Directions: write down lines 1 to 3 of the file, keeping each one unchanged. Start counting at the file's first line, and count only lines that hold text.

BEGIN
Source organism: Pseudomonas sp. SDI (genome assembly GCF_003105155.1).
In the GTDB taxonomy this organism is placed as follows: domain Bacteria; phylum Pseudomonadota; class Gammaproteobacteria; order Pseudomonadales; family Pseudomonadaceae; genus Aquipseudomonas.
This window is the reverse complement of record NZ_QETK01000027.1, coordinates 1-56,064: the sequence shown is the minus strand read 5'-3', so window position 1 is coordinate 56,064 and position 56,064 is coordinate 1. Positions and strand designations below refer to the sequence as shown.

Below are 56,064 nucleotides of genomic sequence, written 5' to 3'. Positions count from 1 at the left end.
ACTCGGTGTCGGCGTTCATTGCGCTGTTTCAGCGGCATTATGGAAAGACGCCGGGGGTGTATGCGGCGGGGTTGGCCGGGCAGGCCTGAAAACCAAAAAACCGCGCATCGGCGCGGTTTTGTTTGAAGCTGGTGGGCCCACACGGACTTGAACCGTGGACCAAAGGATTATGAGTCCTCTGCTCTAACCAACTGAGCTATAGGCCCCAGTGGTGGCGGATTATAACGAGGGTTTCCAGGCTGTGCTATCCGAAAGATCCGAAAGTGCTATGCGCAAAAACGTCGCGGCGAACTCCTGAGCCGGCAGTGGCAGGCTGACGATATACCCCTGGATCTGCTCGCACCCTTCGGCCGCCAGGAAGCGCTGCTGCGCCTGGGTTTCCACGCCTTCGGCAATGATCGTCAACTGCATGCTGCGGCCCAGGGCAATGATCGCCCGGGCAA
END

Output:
Source organism: Pseudomonas sp. SDI (genome assembly GCF_003105155.1).
In the GTDB taxonomy this organism is placed as follows: domain Bacteria; phylum Pseudomonadota; class Gammaproteobacteria; order Pseudomonadales; family Pseudomonadaceae; genus Aquipseudomonas.
This window is the reverse complement of record NZ_QETK01000027.1, coordinates 1-56,064: the sequence shown is the minus strand read 5'-3', so window position 1 is coordinate 56,064 and position 56,064 is coordinate 1. Positions and strand designations below refer to the sequence as shown.